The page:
Beyond the net promoter score

Ever think about how your expectations as a consumer drive the performance of your service providers? If you phone your service provider and update your home address details with a call centre agent, would the fact that they did as you asked be enough for you? As a customer you achieved what you set out to achieve. As a service provider, they responded to your request – all good, yes? Well, I am not so sure.

In Australia our expectations as a society around customer service are pretty low when we compare ourselves against other countries.

For many years, measures such as Customer Satisfaction and more recently Net Promoter Score (NPS) have dominated management’s attention. They have been used as the indicator of the ‘temperature’ of our customer base and in the case of NPS, an individual’s willingness to actively promote you to someone else. Interestingly, businesses today use these measures as lead indicators for future performance. The logic for selecting such a measure is that a dissatisfied customer is generally one who won’t last for long. Over time, if you leave a trail of customer dissatisfaction behind you, your business performance will be bogged down with costly remedial effort, not revenue-winning effort.

Please be careful using these measures as the key yardstick for how you’re performing. Satisfaction is a good measure of ‘temperature’, and for broad process performance. However, they’re best used as one input to a deeper look into the real opportunities. Loyalty is a tough gig and it requires going beyond expectations, consistently. If an organisation is not constantly monitoring at a detailed level how consumers understand and respond to all the service experiences in their lives, it’s all too easy to fall behind, fast.

Let’s go back to the simple example about updating your home address details. Yes, the mail arrived to your new address and you’re happy that your request resulted in a positive outcome. If someone were to measure how satisfied you were, I would guess you would have given a positive response to the data collector. A big tick! Well, not necessarily. There are many opportunities that might have been missed.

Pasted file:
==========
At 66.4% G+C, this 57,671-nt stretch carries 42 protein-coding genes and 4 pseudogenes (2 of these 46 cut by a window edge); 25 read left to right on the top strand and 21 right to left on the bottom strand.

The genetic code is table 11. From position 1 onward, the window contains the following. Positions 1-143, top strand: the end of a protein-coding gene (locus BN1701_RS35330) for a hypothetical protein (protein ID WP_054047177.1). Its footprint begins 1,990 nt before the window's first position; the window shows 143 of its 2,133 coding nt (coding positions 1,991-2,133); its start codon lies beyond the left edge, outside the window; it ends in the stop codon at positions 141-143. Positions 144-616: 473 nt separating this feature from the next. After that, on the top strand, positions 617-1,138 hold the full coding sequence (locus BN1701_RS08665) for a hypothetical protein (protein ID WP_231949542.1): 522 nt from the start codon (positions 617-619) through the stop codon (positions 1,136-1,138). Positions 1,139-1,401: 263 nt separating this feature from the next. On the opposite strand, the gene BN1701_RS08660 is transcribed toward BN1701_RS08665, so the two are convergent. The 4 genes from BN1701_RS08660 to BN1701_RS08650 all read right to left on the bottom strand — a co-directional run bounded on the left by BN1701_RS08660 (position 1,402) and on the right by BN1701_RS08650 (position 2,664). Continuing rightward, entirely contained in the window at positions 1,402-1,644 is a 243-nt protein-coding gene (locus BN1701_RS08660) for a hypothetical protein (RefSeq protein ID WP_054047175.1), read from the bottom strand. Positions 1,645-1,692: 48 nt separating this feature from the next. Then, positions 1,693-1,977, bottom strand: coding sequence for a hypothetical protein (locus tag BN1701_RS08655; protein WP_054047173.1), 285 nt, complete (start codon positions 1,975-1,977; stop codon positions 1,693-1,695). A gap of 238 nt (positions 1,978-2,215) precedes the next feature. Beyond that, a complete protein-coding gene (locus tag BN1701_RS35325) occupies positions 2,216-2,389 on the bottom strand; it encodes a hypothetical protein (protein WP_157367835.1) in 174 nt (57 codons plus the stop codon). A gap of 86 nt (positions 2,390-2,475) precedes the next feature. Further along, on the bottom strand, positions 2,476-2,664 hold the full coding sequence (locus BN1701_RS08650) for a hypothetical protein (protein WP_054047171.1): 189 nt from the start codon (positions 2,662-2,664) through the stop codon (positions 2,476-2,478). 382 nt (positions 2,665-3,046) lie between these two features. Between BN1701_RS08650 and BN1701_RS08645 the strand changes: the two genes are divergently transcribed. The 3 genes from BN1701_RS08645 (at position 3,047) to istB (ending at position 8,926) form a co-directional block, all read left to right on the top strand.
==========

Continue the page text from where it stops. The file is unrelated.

Firstly, the organisation now knows that you’re moving house. How could they have improved the interaction with you? Maybe offered some support in your move? If they were a telco they could have asked you whether you needed to optimise your current broadband services for that new home. A bank could have directed you to your local bank manager. If they were a utility provider then offering discounts with an electronic whitegoods partner may have been useful. Not one of these ideas is difficult, but in each example you will feel better looked after ¬– that someone is thinking about how they can be relevant and valuable to you and your situation.

As marketers we are constantly striving to produce products that customers are willing to ‘walk over hot coals’ for. Take the case of the iPad and the long lines outside Apple stores! In an increasingly commodotised world with a decreasing range of options to differentiate, it is the customer experience that organisations can rely on in order to win.

When you next want to know about how well your organisation is doing, maybe start with asking yourself about the measurement tools you’re using. Why not measure yourself against what you could do for the customer not just what the customer expects. Measure and evaluate how well your people and website supports customers when they’re attempting to complete a task with you. I guarantee you that your performance data will be much more targeted and the insights from your measurement will be more actionable. Remember, our expectations as customers are pretty low, so big changes are possible for those organisations who set and pursue aspirational performance targets.


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